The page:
First, we learned that in focus groups the company had commissioned, average Americans were going nuts over the new burger. This got us pretty excited, but we were a bit wary -- focus groups, especially company-sponsored ones, can be misleading. So, second, we wanted to talk to restaurants and learn how the Thickburgers were actually selling in the 200 Hardee's (of roughly 2,000 total) that had converted to the new menu.
We asked the company for a list of these restaurants, which they gave to us, and we started smiling and dialing. Within a few days, we called more than 30 Hardee's in six markets and also spoke with one of their largest franchisees, who owns more than 100 restaurants. Almost everyone was willing to talk to us -- we told them exactly who we were -- and we heard a very consistent (and exciting) message.
The converted restaurants initially experienced a brief, mild sales decline as, for example, patrons who came in for fried chicken discovered that Hardee's didn't serve it anymore. Since the average price points are higher for the Thickburger, Hardee's lost many of its most price-sensitive (and least profitable) customers. Within weeks, however, even with no advertising support, sales rebounded as word got around that Hardee's had the best fast-food burger in town. In some cases, sales then increased by 30% to 40%, and margins were also rising substantially.
At this point, we were trembling with greed, as we realized that the call option on Hardee's that we were getting for free could be worth a lot, but the story gets even better. What do you think was happening to Hardee's same-store sales in early 2003, as hundreds of restaurants converted to the Thickburger menu? They were tanking, of course, as the restaurants suffered the initial sales decline associated with the new menu. In January 2003, Hardee's same-store sales fell 8.3%, followed by a 5.3% decline in February.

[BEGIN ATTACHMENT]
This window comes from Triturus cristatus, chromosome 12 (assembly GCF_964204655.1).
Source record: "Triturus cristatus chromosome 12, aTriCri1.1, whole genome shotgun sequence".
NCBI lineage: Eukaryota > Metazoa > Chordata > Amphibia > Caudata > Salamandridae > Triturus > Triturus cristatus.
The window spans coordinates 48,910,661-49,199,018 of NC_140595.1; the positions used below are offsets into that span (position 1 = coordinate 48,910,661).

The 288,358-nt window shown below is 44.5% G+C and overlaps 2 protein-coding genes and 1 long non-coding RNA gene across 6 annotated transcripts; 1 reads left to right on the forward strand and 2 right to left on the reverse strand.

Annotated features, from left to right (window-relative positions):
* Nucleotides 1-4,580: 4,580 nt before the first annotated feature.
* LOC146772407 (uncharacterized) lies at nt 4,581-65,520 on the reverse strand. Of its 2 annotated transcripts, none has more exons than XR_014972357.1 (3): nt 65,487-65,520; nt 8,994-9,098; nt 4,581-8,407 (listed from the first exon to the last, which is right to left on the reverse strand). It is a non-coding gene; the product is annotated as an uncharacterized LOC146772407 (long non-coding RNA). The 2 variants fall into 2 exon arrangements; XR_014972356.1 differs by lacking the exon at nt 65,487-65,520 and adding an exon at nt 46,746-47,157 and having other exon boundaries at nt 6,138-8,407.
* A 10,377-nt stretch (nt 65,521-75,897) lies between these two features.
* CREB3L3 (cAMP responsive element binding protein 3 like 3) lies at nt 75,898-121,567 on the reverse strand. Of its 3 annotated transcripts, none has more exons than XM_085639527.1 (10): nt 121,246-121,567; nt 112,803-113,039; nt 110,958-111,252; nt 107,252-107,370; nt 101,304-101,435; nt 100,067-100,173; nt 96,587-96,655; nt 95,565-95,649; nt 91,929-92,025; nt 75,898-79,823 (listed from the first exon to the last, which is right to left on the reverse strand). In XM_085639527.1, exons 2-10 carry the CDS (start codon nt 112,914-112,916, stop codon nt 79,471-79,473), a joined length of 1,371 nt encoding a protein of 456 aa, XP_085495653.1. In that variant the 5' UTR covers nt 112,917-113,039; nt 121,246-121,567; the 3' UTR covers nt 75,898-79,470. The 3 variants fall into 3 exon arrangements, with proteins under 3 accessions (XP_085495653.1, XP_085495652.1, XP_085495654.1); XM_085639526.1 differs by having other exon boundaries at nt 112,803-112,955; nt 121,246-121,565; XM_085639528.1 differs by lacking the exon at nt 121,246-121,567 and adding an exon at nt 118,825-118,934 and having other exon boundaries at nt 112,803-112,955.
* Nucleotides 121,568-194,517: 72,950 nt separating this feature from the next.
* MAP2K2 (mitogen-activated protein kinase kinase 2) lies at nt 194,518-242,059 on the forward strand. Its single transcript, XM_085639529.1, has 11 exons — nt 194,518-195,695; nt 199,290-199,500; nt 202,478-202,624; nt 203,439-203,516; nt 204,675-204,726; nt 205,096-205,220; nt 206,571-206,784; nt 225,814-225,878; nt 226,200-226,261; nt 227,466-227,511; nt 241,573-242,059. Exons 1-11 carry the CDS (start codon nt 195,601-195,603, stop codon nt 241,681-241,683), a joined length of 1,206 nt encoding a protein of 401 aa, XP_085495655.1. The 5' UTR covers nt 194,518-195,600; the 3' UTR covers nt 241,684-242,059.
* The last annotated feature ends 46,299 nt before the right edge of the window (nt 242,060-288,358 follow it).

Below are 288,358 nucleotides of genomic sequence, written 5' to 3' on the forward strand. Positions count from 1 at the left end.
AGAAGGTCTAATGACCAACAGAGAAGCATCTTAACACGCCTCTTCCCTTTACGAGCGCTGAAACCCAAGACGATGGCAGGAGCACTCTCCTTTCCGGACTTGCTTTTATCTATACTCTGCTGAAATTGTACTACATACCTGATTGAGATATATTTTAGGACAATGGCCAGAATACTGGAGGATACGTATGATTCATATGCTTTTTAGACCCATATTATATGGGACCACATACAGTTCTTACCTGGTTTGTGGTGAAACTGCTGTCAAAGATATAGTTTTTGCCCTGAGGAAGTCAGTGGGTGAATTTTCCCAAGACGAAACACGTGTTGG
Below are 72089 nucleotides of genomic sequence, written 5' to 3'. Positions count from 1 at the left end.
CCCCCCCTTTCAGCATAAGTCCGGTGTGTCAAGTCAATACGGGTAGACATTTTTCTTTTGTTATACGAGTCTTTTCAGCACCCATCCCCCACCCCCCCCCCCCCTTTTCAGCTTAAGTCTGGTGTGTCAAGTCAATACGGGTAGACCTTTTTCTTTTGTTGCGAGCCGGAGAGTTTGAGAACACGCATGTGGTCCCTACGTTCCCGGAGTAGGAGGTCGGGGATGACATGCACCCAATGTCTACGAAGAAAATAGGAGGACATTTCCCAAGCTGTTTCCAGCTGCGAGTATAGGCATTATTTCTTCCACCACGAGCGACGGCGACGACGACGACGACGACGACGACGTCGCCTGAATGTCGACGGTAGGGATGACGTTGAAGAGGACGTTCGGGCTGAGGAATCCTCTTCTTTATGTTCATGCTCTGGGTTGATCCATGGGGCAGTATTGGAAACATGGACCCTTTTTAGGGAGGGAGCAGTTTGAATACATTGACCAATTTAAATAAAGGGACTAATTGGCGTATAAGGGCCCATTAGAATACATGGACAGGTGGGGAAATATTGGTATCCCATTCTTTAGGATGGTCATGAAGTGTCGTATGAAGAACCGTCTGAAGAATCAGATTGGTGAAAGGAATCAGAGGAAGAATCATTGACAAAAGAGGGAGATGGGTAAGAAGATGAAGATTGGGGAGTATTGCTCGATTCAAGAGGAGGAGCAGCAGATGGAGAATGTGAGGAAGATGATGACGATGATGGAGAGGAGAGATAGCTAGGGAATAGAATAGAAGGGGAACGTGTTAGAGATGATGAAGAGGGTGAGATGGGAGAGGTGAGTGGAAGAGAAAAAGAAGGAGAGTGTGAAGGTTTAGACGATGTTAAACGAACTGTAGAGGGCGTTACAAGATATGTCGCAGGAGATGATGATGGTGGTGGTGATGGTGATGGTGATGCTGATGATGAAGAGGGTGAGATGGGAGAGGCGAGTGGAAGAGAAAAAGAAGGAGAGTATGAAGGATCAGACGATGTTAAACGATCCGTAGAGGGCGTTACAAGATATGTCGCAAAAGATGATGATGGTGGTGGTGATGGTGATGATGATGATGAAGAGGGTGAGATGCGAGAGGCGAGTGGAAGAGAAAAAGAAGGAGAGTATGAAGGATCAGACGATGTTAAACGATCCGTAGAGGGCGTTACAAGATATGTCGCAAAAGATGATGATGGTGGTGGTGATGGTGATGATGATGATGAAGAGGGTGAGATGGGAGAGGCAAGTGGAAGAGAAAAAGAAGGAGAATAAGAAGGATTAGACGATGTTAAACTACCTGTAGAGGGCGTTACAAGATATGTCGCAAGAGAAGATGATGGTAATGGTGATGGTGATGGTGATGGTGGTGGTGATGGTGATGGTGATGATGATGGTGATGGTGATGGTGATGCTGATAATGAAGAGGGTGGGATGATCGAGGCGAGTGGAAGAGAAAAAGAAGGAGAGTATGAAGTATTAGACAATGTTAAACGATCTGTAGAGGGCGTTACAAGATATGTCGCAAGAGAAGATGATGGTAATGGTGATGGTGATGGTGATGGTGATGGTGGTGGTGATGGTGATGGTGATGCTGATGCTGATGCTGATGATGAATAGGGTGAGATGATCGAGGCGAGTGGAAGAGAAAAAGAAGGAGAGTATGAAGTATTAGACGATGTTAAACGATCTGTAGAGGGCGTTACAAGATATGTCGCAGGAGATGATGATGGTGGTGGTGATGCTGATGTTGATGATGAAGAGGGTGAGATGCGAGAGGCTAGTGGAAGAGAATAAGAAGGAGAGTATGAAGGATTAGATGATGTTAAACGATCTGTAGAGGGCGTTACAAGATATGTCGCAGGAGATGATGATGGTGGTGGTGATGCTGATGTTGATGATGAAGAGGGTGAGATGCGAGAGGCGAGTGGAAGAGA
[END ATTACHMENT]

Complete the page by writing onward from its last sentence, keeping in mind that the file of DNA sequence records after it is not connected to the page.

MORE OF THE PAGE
Wall Street saw these dreadful numbers and dumped the stock, driving it down to nearly $3, but from our perspective, the worse the same-store sales figures were, the better, as it meant that Hardee's was rapidly converting its restaurants to the new menu (we were worried that some franchisees might resist the conversion). This is as close to investing nirvana as I've ever experienced. Thanks to a little bit of scuttlebutt research, I had unique insights into what was happening on the ground, which gave me the conviction to make this a big position right at the bottom.
Sure enough, the Thickburger was a grand slam -- plus the economy improved, the burger wars ended, the company continued to innovate and execute superbly, and restaurant stocks came back in favor, all of which translated into a stock price above $14.
In every investment I make, I seek an information edge. Sometimes I don't find one, but still get comfortable with a stock for other reasons. Still, the most profitable investments in my career have been ones in which I've gathered scuttlebutt to gain proprietary insights about a company. It can be time-consuming and/or expensive to collect such information, but in many cases, one simply has to ask the right questions and be willing to make a bunch of cold calls. What are you waiting for?
Whitney Tilson was a longtime guest columnist for The Motley Fool. At time of original publication, he owned CKE Restaurants, though positions may change at any time. Under no circumstances does this information represent a recommendation to buy, sell, or hold any security.To read his previous columns for The Motley Fool and other writings, visit http://www.tilsonfunds.com. The Motley Fool is investors writing for investors.